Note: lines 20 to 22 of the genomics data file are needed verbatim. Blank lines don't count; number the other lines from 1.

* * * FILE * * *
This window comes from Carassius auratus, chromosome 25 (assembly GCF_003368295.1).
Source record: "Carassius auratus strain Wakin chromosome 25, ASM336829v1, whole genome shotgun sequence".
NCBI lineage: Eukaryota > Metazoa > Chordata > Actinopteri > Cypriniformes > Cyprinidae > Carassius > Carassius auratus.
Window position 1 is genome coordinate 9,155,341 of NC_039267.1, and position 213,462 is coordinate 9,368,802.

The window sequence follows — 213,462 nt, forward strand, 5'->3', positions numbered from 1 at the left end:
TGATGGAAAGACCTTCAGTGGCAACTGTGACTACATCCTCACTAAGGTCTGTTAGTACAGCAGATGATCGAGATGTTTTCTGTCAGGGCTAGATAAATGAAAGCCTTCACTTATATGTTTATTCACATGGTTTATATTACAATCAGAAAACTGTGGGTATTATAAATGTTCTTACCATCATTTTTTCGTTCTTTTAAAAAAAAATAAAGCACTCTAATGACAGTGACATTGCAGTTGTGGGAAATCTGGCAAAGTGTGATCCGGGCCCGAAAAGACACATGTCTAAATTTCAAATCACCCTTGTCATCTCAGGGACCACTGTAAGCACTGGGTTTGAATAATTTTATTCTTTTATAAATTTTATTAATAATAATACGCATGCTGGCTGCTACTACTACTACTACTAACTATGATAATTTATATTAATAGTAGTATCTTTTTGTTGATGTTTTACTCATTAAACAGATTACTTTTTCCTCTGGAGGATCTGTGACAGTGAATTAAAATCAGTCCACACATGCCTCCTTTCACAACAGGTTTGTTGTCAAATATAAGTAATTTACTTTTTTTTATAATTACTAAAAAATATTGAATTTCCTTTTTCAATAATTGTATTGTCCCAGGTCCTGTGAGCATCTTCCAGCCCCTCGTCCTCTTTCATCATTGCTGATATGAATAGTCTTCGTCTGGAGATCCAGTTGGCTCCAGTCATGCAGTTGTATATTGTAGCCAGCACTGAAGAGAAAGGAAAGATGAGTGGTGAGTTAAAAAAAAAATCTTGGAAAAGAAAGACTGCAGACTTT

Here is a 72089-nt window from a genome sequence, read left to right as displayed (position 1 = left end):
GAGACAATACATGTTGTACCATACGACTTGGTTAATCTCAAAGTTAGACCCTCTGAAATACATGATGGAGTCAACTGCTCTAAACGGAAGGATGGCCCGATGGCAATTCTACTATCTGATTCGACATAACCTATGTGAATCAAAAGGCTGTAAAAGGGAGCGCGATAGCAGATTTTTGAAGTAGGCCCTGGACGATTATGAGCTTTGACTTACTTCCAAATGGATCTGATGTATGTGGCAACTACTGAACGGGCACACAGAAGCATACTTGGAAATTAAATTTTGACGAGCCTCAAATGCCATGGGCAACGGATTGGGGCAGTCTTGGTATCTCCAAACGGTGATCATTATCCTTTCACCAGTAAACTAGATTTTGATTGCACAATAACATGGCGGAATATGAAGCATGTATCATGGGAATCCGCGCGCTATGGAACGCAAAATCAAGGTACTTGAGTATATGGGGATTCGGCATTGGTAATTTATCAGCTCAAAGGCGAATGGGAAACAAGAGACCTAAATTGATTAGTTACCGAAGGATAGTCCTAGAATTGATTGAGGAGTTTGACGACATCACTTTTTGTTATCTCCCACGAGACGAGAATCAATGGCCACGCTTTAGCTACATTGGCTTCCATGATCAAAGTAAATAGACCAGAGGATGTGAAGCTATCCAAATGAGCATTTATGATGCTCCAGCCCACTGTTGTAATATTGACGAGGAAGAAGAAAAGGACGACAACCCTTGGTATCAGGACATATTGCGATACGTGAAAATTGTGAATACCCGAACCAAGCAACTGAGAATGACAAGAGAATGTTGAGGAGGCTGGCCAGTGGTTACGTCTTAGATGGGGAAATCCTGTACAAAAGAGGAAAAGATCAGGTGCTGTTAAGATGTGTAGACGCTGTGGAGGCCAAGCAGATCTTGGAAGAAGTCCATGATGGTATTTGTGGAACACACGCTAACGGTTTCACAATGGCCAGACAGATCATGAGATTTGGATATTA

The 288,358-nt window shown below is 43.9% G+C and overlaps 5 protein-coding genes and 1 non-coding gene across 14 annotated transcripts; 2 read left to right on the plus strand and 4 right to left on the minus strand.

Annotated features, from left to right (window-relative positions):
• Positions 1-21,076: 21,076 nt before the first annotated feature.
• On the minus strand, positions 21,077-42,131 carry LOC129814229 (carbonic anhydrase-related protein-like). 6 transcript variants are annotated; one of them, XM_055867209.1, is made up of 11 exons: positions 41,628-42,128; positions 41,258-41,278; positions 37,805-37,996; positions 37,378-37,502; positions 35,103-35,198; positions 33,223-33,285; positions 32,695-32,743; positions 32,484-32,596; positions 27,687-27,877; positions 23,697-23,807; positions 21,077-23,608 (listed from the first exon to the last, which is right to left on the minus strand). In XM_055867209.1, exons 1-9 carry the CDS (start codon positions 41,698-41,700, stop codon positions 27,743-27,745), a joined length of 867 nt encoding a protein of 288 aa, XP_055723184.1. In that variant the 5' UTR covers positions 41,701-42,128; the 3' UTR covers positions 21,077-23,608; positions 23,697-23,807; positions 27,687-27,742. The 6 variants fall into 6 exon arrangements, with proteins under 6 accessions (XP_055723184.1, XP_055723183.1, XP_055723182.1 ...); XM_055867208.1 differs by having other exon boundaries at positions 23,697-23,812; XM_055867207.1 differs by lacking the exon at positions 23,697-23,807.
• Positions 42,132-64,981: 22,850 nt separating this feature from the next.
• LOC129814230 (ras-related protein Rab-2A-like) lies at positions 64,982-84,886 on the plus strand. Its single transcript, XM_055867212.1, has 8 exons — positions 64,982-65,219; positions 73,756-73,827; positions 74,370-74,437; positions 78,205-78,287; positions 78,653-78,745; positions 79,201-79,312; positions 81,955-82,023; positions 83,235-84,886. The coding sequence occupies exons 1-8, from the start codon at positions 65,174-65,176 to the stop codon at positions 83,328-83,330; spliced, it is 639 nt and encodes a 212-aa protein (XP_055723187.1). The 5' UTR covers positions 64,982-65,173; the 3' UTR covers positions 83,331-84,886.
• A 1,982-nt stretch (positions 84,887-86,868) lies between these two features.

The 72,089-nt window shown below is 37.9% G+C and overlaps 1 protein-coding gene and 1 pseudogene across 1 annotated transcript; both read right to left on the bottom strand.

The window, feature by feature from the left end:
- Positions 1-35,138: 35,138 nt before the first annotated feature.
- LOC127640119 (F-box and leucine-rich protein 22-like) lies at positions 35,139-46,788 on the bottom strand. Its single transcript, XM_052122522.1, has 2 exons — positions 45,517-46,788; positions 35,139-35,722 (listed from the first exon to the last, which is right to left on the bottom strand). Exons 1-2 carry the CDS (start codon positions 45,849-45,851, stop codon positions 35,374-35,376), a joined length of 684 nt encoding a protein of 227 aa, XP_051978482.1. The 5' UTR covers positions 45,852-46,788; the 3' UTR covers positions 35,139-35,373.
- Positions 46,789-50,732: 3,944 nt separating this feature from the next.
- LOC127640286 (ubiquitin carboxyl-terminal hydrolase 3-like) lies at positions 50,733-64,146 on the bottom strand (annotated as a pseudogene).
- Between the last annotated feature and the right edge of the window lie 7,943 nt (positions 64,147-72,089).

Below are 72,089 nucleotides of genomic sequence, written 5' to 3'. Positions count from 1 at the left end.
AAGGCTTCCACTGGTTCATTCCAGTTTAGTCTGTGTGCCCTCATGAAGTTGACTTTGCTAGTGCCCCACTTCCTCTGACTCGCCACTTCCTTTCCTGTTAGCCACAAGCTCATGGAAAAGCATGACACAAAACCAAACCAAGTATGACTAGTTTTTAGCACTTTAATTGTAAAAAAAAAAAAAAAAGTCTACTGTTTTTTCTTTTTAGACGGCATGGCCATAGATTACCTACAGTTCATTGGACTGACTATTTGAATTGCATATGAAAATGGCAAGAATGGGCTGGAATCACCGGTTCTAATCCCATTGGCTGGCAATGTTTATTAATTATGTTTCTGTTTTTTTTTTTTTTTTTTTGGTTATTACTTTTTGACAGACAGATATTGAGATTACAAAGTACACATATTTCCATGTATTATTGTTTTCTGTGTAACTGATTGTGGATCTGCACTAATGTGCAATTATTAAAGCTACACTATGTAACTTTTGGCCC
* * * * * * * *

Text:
- Positions 46,789-50,732: 3,944 nt separating this feature from the next.
- LOC127640286 (ubiquitin carboxyl-terminal hydrolase 3-like) lies at positions 50,733-64,146 on the bottom strand (annotated as a pseudogene).
- Between the last annotated feature and the right edge of the window lie 7,943 nt (positions 64,147-72,089).